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President-elect Donald Trump has chosen Michigan charter school advocate Betsy DeVos to serve as his secretary of Education. Here is some background on the newly appointed official.

One of the more amusing Twitter memes to arise in the wake of last fall's presidential debates was the Donald Trump book report, brief synapses of famous works of literature written like a teen trying to fake his way through a school assignment. Here's a fave: "Uncle Tom's Cabin, worst cabin in the inner city. Terrible schools. Nasty women & bad hombres everywhere."

While Mr. Trump's controversial education nominee, Betsy DeVos, is a wealthy and high-profile advocate for school vouchers who was bound to endure an icy reception from pro-public school Democrats, what was shocking in her appearance Tuesday before the Senate Committee on Health, Education, Labor and Pensions was how often she sounded a bit like one of those Trump book reports. Or, as Mr. Trump's nominee to be energy secretary might explain it, she was "all hat and no cattle."

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Ms. DeVos didn't seem to have a handle on what's going on with sexual assaults on college campuses, refused to oppose any big-footed federal effort to deny state and local governments the ability to create gun-free zones around schools including Sandy Hook Elementary School, seemed unaware of the nation's lack of affordable child care and demonstrated little understanding of waste, fraud and abuse at for-profit colleges. Perhaps the most telling exchange was her failure to differentiate two common measures of student performance — growth and proficiency.

That may seem a small matter to those who have never had to deal with education policy, but few who have ever encountered standardizing testing or No Child Left Behind — from teachers and administrators to parent volunteers — could stumble over the difference between hitting a benchmark (proficiency) and improving over time (growth). That wasn't a minor stumble by an educational establishment outsider, as former Sen. Joe Lieberman described her at the start of the hearing, but evidence she's about as qualified to direct federal education policy as a third grader.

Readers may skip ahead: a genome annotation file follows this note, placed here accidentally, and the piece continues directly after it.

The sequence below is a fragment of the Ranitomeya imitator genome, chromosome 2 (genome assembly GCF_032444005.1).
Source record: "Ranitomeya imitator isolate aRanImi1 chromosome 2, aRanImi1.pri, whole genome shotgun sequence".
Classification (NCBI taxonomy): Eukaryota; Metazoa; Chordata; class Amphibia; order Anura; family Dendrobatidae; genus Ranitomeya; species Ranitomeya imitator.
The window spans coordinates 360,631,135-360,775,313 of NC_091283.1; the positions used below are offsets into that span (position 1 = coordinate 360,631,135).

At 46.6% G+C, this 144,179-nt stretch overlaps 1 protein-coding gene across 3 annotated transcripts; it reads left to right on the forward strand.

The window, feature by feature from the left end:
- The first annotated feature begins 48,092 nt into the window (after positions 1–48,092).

Ms. DeVos' supporters like to depict her as a courageous advocate for students. And because she sees benefit in vouchers and charter schools, they believe she's an easy target for teacher unions who view support for private or quasi-public schools as a drain from public school resources (and the union's political clout). Alas, if only it were that simple.

Our own views of charter schools — and those of many Americans, we strongly suspect — are simply more nuanced than that. We have long supported charter schools and even providing a limited degree of public support for low-income students to attend private schools when they provide demonstrably better educational opportunities. But we also believe in robust public school funding and equal accountability for both public and private schools.

Unfortunately, that's clearly not how Ms. DeVos interprets the world. She views public schools as an irredeemable morass and privates as a salvation even when they underperform public school peers. Her vision of school "choice" is to leave the decision entirely up to families even in the case of for-profit private schools that are demonstrably worse than publics.

"My orientation is around parents and children," she told one questioner who pointed to evidence that charter schools in his state underperform. "When parents choose charter schools, they are doing so because they think it's a great choice for their children."

That point of view might work great for those wealthy enough to have only an array of good choices to fit their children's needs, but that's often not the case with the low-income students that Ms. DeVos and her Republican allies so often claim they want to help. Charter schools have not brought salvation to cities like Detroit in the nominee's own home state, not for lack of political support but for lack of quality options. Here in Baltimore, we have some charter schools that are exceptional and others that aren't. There's simply nothing magical about operating outside of the traditional public school model.

What Tuesday's hearing demonstrated is that Ms. DeVos simply lacks the experience to deal with national education policy and perhaps even the issue of school choice. This is no outsider, this is a true-believing billionaire charter/private school backer, a one-trick pony wholly unprepared for such an important position with its broad range of concerns. That her confirmation hearing took place even before an ethics investigation is complete and senators were each limited to five minutes of questioning is shameful. The problem with Ms. DeVos is not that she's been a forceful advocate for privatization, it's that she couldn't even convincingly fake her way through a fleeting book report of a hearing.

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